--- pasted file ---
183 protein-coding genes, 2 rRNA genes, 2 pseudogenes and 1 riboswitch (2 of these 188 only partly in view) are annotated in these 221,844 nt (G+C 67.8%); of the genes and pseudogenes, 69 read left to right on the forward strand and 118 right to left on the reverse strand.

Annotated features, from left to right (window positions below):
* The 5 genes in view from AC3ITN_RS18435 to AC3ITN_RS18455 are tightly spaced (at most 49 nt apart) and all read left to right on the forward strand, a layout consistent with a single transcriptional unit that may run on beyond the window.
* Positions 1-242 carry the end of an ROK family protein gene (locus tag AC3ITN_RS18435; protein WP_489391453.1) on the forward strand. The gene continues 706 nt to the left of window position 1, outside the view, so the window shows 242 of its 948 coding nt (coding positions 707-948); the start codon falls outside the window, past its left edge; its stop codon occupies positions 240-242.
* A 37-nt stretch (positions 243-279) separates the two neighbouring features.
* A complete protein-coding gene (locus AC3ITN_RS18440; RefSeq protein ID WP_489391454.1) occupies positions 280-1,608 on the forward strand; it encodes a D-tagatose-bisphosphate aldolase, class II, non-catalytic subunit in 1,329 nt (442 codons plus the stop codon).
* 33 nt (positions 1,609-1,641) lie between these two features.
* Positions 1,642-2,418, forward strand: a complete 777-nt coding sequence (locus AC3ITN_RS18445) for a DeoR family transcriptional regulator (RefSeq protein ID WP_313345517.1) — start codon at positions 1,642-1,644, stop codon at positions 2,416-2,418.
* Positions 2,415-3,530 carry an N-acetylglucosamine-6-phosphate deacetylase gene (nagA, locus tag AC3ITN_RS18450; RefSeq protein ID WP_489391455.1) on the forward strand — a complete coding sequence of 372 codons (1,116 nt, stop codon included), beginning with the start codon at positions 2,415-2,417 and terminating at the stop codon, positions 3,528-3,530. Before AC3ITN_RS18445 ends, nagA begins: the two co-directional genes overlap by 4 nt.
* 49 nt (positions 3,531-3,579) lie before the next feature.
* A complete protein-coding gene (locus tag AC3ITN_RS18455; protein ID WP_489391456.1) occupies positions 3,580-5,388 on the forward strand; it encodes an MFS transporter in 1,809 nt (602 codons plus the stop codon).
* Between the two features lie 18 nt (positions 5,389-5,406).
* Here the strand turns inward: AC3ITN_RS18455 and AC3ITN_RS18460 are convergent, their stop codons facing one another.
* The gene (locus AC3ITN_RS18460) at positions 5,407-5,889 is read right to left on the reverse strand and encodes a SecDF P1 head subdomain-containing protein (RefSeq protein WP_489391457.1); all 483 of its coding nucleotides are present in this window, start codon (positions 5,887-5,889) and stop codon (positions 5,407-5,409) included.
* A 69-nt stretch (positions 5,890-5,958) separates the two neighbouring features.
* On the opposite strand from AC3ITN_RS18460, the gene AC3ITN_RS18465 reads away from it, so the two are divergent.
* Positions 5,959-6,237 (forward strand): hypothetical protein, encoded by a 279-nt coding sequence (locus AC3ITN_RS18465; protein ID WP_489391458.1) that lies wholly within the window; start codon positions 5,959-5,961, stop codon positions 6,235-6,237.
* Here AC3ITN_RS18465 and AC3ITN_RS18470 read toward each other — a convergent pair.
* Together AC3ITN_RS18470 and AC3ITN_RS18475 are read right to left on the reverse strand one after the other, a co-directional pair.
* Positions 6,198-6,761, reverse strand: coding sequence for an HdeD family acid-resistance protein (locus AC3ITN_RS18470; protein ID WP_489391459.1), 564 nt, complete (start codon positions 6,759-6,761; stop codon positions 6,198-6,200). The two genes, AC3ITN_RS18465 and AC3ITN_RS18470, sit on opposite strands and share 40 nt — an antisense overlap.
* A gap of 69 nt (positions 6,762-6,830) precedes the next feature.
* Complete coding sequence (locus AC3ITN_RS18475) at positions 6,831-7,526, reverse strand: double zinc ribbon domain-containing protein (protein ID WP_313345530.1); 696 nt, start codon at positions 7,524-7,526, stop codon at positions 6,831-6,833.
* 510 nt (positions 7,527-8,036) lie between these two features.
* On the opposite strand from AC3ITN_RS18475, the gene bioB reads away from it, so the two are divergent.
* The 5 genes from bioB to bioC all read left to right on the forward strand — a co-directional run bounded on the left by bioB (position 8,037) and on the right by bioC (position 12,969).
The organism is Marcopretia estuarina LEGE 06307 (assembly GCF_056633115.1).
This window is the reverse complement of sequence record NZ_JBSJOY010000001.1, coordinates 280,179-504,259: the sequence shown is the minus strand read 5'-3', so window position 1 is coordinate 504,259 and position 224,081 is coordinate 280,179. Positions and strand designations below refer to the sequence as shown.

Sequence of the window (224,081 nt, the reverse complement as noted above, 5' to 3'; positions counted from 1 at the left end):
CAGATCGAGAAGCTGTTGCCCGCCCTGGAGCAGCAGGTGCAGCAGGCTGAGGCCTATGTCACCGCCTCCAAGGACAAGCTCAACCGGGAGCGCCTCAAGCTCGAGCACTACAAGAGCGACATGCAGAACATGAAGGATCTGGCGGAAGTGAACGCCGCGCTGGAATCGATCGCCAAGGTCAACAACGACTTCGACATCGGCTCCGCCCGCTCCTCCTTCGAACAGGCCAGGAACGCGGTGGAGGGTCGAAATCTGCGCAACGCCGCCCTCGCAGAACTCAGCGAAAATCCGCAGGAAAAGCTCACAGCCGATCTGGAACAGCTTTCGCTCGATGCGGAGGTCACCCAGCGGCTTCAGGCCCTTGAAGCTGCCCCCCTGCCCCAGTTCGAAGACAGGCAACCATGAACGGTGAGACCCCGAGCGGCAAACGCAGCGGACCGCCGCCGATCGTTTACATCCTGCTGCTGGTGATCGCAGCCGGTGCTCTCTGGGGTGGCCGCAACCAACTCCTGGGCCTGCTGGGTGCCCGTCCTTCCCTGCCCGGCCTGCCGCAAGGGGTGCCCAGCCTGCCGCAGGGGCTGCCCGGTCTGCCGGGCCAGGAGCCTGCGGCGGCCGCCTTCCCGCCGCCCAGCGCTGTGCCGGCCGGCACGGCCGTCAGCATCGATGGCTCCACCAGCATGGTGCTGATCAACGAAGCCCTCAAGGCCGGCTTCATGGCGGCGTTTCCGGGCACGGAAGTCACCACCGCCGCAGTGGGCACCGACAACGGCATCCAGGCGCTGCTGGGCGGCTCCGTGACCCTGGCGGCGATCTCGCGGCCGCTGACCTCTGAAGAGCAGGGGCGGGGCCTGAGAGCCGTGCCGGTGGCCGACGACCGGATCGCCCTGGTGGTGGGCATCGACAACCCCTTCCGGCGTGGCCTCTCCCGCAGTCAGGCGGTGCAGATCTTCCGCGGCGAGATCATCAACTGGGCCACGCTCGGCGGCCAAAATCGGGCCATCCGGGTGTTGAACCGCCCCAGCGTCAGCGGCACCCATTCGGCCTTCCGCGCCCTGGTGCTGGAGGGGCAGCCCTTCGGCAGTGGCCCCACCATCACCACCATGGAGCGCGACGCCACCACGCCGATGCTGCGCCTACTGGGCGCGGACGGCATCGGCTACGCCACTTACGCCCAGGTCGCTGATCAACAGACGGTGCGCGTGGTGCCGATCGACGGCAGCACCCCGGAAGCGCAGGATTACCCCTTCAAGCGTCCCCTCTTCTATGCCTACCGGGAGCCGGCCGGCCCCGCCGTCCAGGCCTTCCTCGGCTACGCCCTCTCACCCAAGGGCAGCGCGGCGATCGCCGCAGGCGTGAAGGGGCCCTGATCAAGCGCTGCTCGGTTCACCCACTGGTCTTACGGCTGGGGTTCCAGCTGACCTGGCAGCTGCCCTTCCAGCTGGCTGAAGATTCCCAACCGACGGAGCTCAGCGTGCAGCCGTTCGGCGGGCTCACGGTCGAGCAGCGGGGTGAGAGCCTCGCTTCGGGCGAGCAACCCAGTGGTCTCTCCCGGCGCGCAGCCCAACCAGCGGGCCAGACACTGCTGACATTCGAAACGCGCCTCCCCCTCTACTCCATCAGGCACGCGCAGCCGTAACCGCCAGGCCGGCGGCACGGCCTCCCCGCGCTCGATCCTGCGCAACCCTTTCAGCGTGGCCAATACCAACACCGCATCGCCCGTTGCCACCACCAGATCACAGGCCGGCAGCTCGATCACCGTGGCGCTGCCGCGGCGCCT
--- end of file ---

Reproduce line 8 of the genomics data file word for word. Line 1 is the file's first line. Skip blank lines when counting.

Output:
* Positions 1,642-2,418, forward strand: a complete 777-nt coding sequence (locus AC3ITN_RS18445) for a DeoR family transcriptional regulator (RefSeq protein ID WP_313345517.1) — start codon at positions 1,642-1,644, stop codon at positions 2,416-2,418.